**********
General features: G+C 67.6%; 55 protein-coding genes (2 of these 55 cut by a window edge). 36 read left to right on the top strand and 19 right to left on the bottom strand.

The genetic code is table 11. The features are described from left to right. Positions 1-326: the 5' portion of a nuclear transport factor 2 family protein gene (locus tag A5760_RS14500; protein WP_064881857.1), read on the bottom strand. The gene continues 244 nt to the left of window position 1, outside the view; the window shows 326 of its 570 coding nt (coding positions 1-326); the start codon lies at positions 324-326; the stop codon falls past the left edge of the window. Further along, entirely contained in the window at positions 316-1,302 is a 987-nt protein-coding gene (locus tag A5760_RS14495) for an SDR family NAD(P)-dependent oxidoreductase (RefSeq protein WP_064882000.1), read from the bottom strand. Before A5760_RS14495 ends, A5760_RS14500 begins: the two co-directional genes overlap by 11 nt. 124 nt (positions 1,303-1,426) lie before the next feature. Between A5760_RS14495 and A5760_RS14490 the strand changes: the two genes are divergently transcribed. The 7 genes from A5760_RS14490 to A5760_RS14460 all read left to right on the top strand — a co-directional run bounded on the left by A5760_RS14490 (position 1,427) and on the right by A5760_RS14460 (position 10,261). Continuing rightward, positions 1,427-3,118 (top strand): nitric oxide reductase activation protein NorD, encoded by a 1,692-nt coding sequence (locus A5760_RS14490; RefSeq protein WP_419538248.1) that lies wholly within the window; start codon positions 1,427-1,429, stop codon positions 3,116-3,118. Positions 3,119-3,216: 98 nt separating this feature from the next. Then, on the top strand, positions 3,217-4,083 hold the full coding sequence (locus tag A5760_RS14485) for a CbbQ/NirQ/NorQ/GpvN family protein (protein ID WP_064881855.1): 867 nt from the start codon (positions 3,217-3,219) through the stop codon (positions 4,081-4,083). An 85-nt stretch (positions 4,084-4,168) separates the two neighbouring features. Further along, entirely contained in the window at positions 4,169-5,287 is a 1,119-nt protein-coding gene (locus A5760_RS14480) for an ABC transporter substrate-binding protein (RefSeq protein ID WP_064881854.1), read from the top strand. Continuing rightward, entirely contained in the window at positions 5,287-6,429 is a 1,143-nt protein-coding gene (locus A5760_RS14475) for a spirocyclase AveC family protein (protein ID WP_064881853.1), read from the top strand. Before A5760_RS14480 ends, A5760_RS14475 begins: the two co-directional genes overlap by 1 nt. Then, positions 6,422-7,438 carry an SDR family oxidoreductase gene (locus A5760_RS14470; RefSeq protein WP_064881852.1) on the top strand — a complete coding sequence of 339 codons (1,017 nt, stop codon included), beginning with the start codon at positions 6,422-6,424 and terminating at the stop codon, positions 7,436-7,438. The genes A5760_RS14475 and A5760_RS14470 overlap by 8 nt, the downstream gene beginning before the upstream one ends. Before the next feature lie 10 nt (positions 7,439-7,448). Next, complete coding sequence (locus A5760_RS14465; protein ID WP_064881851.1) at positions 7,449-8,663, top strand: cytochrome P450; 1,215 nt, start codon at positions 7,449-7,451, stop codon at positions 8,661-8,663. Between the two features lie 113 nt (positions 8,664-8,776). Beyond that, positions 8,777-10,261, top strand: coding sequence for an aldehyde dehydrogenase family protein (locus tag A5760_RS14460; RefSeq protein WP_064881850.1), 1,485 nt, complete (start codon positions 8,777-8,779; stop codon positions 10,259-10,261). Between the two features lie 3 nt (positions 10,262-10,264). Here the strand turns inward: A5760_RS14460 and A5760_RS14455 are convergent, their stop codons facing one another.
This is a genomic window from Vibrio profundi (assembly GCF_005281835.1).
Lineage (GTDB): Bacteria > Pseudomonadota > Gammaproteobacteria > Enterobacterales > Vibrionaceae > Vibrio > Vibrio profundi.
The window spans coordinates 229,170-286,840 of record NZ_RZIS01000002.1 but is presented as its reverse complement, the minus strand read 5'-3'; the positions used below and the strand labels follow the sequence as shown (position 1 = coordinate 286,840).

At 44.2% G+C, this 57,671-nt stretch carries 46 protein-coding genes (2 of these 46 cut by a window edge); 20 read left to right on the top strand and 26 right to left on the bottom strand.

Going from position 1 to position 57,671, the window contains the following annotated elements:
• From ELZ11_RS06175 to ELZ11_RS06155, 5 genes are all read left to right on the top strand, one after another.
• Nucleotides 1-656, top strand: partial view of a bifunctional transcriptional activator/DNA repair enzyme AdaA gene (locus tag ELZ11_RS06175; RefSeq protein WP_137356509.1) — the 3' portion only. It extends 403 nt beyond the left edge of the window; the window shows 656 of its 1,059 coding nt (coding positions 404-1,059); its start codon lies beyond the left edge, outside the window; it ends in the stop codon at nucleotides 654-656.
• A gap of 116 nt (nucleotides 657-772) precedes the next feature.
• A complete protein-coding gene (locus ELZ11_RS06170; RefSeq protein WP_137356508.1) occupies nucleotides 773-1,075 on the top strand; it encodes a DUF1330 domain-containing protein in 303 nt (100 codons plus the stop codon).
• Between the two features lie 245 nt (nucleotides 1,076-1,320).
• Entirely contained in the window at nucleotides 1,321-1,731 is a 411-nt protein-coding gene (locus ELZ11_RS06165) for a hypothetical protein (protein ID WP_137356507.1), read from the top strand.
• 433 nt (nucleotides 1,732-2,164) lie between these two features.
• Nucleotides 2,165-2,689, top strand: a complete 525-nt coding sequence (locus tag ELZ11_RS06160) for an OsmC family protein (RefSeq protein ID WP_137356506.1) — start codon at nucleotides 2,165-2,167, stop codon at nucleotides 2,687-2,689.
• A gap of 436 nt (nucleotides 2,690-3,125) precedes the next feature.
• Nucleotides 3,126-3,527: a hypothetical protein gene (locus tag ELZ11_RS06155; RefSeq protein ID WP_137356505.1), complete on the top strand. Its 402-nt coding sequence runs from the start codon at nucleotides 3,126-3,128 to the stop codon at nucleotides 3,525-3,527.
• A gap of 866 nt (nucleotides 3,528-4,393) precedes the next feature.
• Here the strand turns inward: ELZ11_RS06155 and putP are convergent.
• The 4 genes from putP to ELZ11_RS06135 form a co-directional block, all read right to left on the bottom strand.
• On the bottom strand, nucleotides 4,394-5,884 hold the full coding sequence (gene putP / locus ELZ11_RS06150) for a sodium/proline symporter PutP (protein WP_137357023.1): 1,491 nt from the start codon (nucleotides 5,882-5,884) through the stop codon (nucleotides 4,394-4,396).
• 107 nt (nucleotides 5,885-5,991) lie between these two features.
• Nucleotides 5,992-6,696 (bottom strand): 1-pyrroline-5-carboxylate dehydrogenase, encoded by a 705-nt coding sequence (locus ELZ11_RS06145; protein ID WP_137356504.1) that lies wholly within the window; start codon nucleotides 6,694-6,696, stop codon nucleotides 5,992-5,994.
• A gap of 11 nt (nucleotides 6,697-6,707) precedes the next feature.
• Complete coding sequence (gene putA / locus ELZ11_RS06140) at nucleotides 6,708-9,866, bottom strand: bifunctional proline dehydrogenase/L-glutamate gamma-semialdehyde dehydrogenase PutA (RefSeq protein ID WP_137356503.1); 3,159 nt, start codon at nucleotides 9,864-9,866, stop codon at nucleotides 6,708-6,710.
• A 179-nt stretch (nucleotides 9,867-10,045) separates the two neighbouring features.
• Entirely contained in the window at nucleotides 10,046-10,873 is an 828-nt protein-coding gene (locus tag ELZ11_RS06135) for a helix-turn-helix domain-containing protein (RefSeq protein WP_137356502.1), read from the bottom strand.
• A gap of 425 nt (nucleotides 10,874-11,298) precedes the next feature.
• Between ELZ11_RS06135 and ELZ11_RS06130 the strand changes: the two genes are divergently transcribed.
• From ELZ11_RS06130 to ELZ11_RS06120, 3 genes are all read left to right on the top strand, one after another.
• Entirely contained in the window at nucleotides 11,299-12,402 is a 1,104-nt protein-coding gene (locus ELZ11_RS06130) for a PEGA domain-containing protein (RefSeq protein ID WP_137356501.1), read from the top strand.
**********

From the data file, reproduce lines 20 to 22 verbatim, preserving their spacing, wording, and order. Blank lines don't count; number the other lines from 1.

• The 4 genes from putP to ELZ11_RS06135 form a co-directional block, all read right to left on the bottom strand.
• On the bottom strand, nucleotides 4,394-5,884 hold the full coding sequence (gene putP / locus ELZ11_RS06150) for a sodium/proline symporter PutP (protein WP_137357023.1): 1,491 nt from the start codon (nucleotides 5,882-5,884) through the stop codon (nucleotides 4,394-4,396).
• 107 nt (nucleotides 5,885-5,991) lie between these two features.